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OLYMPIC REVIEW31London 2012 is approaching fast. With lessthan 12 months to go until the OpeningCeremony, excitement is mounting forLondoners, the Olympic family and sports fans aroundthe world. Construction milestones are being met andthe Olympic Park is already taking shape as asporting hub that will serve generations to come.While athletes and fans look forward to the event,London's East End is set for a transformation that onlyan event like the Olympic Games can bring about.But this is not the first time that the Games havecome to London. After hosting the Games in 1908and 1948, London will become the first city to hostthe Olympic Games on three occasions - although2012 will be the first time that it has been able to prepare properly. In 1908, organisers were left with less than twoyears to get ready, after the eruption of MountVesuvius put an end to Italy's hosting plans. Thatdidn't stop the charismatic Lord Desborough, thenBritish Olympic Association chairman, mastermindingthe longest-ever Olympic Games, spanning six monthsand including, for the first and only time, jeu depaume, rackets and powerboating.London next hosted the Games in 1948, againunder testing circumstances following a 12-year breakcaused by the Second World War. With Britain strugglingto recover from the conflict, it became known as the'Austerity Games'. In the words of one of the organisers,the event "boosted people's morale, everyone wasprepared to do their bit and get involved".IOC President Jacques Rogge is quick torecognise the role London has played in the history ofthe Games. "It's a great achievement," he says. "TheOlympic Movement owes a lot to the city of London."Having been awarded the 2012 Games in 2005,London has had seven years to prepare for thisoccasion and has made full use of that time. Nowhere is the remarkable progress made moreevident than in the Olympic stadium itself. In March,the last piece of turf was laid on the field of play -marking its completion on time and within budget. ? OVERVIEWLondon 2012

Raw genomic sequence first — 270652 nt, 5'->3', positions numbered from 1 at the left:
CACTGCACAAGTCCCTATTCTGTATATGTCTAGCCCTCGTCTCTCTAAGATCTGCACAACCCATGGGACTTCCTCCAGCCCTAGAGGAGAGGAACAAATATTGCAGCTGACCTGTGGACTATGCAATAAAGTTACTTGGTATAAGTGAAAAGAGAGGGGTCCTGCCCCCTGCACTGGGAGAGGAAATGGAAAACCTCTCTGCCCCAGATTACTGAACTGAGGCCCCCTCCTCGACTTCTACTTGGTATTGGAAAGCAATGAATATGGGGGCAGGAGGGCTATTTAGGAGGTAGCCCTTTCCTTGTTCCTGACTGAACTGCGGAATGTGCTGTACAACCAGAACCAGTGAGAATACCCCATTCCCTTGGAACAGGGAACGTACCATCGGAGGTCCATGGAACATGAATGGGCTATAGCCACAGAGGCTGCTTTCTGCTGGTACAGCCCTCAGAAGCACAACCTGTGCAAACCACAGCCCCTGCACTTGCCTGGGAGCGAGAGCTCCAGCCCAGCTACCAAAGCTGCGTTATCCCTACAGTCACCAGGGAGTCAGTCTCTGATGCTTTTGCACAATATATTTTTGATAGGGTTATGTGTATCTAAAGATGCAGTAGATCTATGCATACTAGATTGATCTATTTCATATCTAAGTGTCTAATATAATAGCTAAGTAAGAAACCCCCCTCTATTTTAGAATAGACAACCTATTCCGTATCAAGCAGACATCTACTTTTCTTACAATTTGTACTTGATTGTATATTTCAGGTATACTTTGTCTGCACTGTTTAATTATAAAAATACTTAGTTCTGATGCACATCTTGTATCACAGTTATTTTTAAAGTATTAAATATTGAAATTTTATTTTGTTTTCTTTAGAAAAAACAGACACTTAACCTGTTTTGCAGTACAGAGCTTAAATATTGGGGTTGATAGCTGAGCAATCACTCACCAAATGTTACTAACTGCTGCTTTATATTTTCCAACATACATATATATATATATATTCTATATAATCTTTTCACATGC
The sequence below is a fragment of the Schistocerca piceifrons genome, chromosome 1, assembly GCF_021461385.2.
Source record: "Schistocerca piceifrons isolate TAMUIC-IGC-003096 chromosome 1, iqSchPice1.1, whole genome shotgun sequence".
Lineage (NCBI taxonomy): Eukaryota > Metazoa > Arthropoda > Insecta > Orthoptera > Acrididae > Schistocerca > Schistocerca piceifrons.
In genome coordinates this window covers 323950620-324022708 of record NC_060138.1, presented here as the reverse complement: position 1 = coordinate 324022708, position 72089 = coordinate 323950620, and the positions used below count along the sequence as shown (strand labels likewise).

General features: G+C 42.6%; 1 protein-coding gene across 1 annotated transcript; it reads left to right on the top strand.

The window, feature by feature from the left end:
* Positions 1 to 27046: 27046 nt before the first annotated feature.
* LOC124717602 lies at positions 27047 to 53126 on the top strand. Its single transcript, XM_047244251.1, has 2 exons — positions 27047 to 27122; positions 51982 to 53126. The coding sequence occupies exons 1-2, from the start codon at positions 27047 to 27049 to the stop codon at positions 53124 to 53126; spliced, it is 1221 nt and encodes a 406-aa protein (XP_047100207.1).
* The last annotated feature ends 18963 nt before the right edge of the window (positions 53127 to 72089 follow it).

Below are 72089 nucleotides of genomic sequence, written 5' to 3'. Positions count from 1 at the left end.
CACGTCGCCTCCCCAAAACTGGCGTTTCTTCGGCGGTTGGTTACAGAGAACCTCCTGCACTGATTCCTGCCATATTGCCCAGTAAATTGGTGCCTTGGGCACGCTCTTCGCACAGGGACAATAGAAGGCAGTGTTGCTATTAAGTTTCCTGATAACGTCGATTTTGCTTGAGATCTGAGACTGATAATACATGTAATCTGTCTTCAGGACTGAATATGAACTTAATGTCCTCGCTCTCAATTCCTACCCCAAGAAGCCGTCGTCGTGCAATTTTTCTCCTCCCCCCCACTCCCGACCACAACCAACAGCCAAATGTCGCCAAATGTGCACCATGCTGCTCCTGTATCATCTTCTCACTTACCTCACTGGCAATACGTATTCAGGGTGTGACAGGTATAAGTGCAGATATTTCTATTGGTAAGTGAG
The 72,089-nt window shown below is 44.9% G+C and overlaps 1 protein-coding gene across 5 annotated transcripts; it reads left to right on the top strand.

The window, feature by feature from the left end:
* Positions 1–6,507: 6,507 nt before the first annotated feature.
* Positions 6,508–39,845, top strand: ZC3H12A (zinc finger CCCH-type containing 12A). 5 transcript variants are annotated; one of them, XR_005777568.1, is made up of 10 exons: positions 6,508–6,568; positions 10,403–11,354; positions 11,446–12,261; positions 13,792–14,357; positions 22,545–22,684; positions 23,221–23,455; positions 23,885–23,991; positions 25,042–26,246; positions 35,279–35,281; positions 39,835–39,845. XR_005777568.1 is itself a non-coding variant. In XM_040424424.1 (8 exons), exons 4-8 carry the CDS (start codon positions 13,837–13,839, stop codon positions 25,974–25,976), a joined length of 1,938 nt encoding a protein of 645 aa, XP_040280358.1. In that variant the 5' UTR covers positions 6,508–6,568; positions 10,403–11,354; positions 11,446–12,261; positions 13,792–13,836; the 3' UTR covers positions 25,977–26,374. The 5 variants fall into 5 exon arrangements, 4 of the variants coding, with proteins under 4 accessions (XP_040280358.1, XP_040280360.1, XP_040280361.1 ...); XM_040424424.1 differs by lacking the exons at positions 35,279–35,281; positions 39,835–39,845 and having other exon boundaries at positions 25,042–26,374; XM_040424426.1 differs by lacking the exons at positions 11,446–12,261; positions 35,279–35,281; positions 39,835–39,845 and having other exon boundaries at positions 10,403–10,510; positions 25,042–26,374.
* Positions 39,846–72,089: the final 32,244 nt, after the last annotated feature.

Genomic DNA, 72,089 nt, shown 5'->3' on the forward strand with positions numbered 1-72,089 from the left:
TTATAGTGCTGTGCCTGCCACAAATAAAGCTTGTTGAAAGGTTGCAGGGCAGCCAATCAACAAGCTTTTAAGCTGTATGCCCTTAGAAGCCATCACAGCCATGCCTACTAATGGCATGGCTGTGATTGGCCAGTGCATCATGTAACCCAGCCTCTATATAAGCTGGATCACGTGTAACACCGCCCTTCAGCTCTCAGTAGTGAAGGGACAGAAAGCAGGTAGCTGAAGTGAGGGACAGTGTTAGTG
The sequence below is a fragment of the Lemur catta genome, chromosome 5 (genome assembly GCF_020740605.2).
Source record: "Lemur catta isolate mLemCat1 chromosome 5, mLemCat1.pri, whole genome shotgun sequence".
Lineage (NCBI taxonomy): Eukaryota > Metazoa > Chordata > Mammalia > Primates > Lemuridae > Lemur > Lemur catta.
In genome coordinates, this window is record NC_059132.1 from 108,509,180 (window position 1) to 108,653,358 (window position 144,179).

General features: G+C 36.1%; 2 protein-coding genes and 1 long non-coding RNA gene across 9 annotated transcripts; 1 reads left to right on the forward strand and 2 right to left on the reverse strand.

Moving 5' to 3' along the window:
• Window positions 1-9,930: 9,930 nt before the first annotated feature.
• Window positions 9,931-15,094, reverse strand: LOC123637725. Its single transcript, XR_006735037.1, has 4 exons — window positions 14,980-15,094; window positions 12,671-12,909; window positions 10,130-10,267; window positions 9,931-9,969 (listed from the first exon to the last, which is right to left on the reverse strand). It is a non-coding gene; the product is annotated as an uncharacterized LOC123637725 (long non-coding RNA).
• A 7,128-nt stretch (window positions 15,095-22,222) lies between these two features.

32OLYMPIC REVIEWElsewhere in the Olympic Park, the new basketballand BMX venues have hosted some of the first testevents. The handball arena and the velodrome, also purpose-built for the 2012 Games, are ready for action as well. The IOC's Coordination Commission for London 2012 has now travelled to the city eight times to gauge progress. On the most recent visit in April, the group focused on the Olympic stadium,the velodrome and the Athletes' Village, and werethoroughly impressed. "The outcome of our last Coordination Commissionvisit was very positive and we said that London was ina good place to start its test event programme inearnest," says Commission Chairman Denis Oswald."During this period, they will be able to focus on thedetails of their planning and see how their assumptionsmatch up against the reality on the ground."State-of-the-art design and technology were usedto create new sites and develop existing ones. Theswift completion of the 12,000-seat basketball arenain June, after less than two years, is only oneexample. Based on a 1,000-tonne steel frame andwrapped in 20,000 square metres of recyclable whitePVC membrane, it will be one of the largest temporaryOlympic venues ever.Sebastian Coe, the London 2012 Chairman, isadamant that every element of the Games will beathlete-centred. "We are completely focused on getting it right forthe athletes, so that they can achieve peakperformance and deliver the sporting spectacle thatthe public wants to see," he says. This is why the Athletes' Village is within a stone'sthrow of the Olympic Park venues and a short walk to the shuttle service to central London.The London Organising Committee of the Olympic Games (LOCOG) Athletes' Committee,chaired by former Olympic triple jump championJonathan Edwards, is also heavily involved inpreparations to ensure that the London 2012 Olympic Games provide the best possible athleteexperience. Its tasks even go so far as testing thefood and the beds in the Athletes' Village to ensurethey are up to scratch.At the same time as looking forward to seeing thenew venues come to life, organisers will have theluxury of using historic and cultural landmarks as thebackdrop for sports events.Iconic locations such as Horse Guards Parade,Hampton Court Palace or The Mall, will create "a visual spectacle" for the billions of viewers around the world, says President Rogge, and will "add to the magic and unique atmosphere that only theGames can create". East London, meanwhile, has undergone a majortransformation as it prepares to host the Games,creating many opportunities for the local community.The construction of the Olympic Park has generatedthousands of new jobs, and the Olympic Village willprovide nearly 3,000 homes post-2012."We want the Games to leave a social, economicand sporting legacy and I hope that young peoplefrom east London make the most of this," says Coe.With the inclusion of women's boxing, the LondonGames will also be the first to have both men andwomen competing in every sport, marking animportant milestone in gender equality. ?London 2012OVERVIEW